Last week in South America, key developments include: political killings in Colombia; prison riots in Colombia and Peru, as well as peaceful protests by prisoners in Argentina over fears of the coronavirus outbreak; protests both for and against quarantine measures in Brazil; and a decrease in the number of demonstrations in Chile.
In Colombia, two members of the Embera indigenous community — a social leader, and a former member of the Revolutionary Armed Forces of Colombia (FARC) — were killed in the departments of Valle del Cauca, Bolívar, and in Meta, respectively. Activists have raised concerns that armed groups will take advantage of lockdown measures to increase attacks on social and indigenous leaders in remote rural areas. With authorities focusing their attention on efforts to prevent the spread of the coronavirus, state forces and the justice system may prove unable to protect vulnerable communities and properly investigate targeted killings (The Guardian, 23 March 2020).
Prison riots were reported in multiple countries throughout South America due to poor detention conditions and fears of coronavirus. In Colombia, a riot broke out in La Modelo prison, located in Bogotá city, in which prisoners called for better health and sanitary conditions inside the overcrowded facility; 23 inmates were left dead after clashes with the police. Riots were also reported in prisons in Tolima, Valle del Cauca, Meta, Antioquia, and Norte de Santander departments. In Peru, prisoners of El Milagro, in La Libertad department, started a fire and clashed with the police after claims emerged that an inmate was infected with the virus; two prisoners were killed. Conversely, prisoners held peaceful demonstrations at facilities across Argentina in the provinces of Buenos Aires, Santa Fe, Entre Rios, Córdoba, and Chaco. Inmates called for the implementation of a disease prevention protocol promised by the authorities.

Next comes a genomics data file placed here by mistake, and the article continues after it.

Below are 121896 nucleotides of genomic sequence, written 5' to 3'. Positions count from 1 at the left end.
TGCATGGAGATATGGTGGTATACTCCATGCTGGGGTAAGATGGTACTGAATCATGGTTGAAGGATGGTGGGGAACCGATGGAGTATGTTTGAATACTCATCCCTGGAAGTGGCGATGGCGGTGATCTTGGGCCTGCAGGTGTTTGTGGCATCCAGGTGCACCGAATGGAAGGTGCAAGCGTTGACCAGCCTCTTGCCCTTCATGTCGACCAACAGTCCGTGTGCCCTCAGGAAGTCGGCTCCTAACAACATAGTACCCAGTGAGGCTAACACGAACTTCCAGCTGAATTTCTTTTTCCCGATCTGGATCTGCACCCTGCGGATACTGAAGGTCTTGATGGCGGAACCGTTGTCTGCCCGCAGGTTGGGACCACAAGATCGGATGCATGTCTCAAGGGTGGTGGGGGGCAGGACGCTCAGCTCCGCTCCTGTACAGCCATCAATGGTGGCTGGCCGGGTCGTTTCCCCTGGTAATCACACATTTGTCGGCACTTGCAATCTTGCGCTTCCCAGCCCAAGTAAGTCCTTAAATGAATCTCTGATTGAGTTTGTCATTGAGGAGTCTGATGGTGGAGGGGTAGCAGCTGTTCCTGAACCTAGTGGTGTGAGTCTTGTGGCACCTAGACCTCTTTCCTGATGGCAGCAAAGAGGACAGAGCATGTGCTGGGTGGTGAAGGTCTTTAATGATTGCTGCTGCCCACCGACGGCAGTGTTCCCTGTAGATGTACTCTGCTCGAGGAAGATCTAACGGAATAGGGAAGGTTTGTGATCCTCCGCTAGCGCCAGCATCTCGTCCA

In Brazil, pot-banging protests continued for the second consecutive week across multiple cities in opposition to President Jair Bolsonaro and his remarks minimizing the seriousness of the coronavirus pandemic. On 24 March 2020, in an official announcement broadcasted on TV, the President questioned measures adopted by state governors, such as the closing of schools and non-essential businesses, claiming it would cause an economic recession that would be worse than the pandemic itself. He also criticized the press, claiming that the coverage of the pandemic was “alarmist” (Correio Braziliense, 25 March 2020). Following the announcement, motorcades demanding the re-opening of business were reported in several regions of the country. In some cities, protesters were fined or arrested for civil disobedience, as municipal and state laws have prohibited public gatherings during the disease outbreak.
Meanwhile, drug trafficking groups have taken it upon themselves to establish regulations to address the pandemic. In Mato Grosso state, the Red Command (CV) issued a warning imposing a curfew and advising people to stay home (Gazeta Digital, 28 March 2020). In Rio de Janeiro state, gangs and police militias also imposed curfews on several communities and favelas in an effort to curb the spread of the virus (The Guardian, 25 March 2020). Despite these restrictions, the number of recorded armed clashes remained steady last week around most of the country.
Meanwhile, the number of demonstration events in Chile continued to sharply decrease compared to the previous week. Still, citizens across the country staged demonstrations to demand tougher safety measures to prevent the spread of coronavirus. Public transport and sanitation workers went on strike and halted these services, citing a lack of hygienic and safety equipment to carry out their tasks.
© 2020 Armed Conflict Location & Event Data Project (ACLED). All rights reserved.